There follows a chapter on two less well known Latvian artists, marking an important contribution to expanding the canon. Miervaldis Polis is the painted Bronze Man on the cover of the book, engaged in “spontaneous theatre” on the streets of Riga in the 1990s, leading some passers-by to conclude that die-hard Russians had erected a new monument to Lenin. Bryzgel also describes Polis’ unusual “state visit” to Finland to meet fellow artist White Man (Roi Vaara) and the Finnish Prime Minister at an “International Summit of Phantoms” in Helsinki. The paired artist here is Gintz Gabrāns, whose delegated performance – the Starix project – propelled a homeless man to reality-TV stardom in the years 2000-2004. In addition to Gabrāns’ drawing attention to the problem of alcoholism and unemployment in post-Soviet times, he successfully unveiled the turbo-capitalist cult of media fame. Such peculiarly deadpan exercises, verging on the politically incorrect, are characteristic of the biting humour that Bryzgel’s book invites readers to share.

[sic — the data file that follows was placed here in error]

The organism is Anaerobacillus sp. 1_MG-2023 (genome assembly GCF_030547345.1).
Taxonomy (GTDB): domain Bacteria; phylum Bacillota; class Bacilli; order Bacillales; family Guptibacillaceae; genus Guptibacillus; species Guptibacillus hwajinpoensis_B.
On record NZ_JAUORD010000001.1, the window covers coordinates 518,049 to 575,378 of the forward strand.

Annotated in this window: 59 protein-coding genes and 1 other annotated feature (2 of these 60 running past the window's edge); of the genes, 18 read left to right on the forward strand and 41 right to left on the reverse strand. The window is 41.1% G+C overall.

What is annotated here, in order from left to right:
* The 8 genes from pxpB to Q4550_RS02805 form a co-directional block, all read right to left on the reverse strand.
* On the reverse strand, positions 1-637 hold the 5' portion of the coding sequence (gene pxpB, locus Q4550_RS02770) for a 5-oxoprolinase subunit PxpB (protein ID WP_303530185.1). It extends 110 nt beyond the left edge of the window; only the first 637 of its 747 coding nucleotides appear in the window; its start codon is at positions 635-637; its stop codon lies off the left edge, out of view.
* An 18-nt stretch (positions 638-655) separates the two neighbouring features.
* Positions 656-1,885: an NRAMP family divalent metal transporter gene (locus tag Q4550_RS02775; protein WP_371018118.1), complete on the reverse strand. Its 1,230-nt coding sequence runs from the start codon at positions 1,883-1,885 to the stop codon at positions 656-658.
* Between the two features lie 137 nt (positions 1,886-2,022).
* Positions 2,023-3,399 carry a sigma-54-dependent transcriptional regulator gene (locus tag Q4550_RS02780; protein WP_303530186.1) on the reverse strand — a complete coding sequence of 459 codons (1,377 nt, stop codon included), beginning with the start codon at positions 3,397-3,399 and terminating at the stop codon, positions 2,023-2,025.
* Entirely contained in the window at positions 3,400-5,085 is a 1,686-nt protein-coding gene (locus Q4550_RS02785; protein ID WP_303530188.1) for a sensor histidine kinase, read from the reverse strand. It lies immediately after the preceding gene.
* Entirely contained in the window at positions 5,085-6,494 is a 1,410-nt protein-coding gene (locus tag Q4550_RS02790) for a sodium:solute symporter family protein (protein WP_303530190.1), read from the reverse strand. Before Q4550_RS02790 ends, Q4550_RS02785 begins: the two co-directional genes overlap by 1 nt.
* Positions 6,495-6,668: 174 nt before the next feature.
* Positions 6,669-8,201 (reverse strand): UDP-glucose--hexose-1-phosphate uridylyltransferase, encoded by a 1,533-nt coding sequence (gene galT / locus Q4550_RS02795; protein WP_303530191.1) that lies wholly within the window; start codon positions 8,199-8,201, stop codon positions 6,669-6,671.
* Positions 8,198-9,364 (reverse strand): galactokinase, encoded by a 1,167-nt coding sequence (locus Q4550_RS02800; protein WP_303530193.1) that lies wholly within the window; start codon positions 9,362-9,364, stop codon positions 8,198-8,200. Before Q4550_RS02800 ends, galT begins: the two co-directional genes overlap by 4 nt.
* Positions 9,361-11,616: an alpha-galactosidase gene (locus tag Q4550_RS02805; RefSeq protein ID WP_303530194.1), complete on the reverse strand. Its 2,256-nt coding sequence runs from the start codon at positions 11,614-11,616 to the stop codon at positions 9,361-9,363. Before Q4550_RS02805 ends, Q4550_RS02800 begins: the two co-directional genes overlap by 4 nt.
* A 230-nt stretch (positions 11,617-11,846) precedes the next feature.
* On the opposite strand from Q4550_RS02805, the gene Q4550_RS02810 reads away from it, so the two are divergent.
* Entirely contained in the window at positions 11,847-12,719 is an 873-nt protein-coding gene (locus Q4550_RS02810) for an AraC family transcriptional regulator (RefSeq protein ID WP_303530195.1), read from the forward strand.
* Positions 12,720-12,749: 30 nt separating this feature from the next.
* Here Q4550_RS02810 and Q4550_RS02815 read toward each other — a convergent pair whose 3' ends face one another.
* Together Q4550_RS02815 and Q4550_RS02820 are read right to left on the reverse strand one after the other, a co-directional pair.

The final chapter, provocatively titled “Filming Young Girls and Older Men,” is the most polemical. It entails a stinging critique of the “traditional gender roles” and values that Bryzgel argues the Catholic Church in Poland has, since 1989, sought to impose on “free, democratic society,” curtailing freedom of speech (p. 160). She goes so far as to argue that, in Poland, critical artists were better off in the 1980s than in the 1990s. Bryzgel’s case studies are Zbigniew Libera, author of important works such as Intimate Rituals (1984), in which he recorded, in often shockingly graphic detail, his daily care of his bedridden grandmother; and Lego. Concentration Camp (1996); as well as Katarzyna Kozyra, notorious for representing Poland at the Venice Biennale with a video installation showing her disguised as a naked man filming inside the men’s bathhouse at Gellert in Budapest in 1999. Bryzgel agrees with critic and curator Magdalena Ujma that, in rejecting Kozyra’s works, Polish society demonstrated its “provincialism,” and claims that people’s “divided response” was “a reflection of the transitional period in Poland, the conservatism and traditionalism of the previous era giving way to newly democratic and global way of thinking” (p. 193). She argues that in “a country where citizens were just beginning to understand the meaning of (and be able to exercise) their newfound right to free speech, what they encountered was the familiar problem (in the West) of people with conflicting sets of interests arguing on opposite sides of that shared right” (p. 193).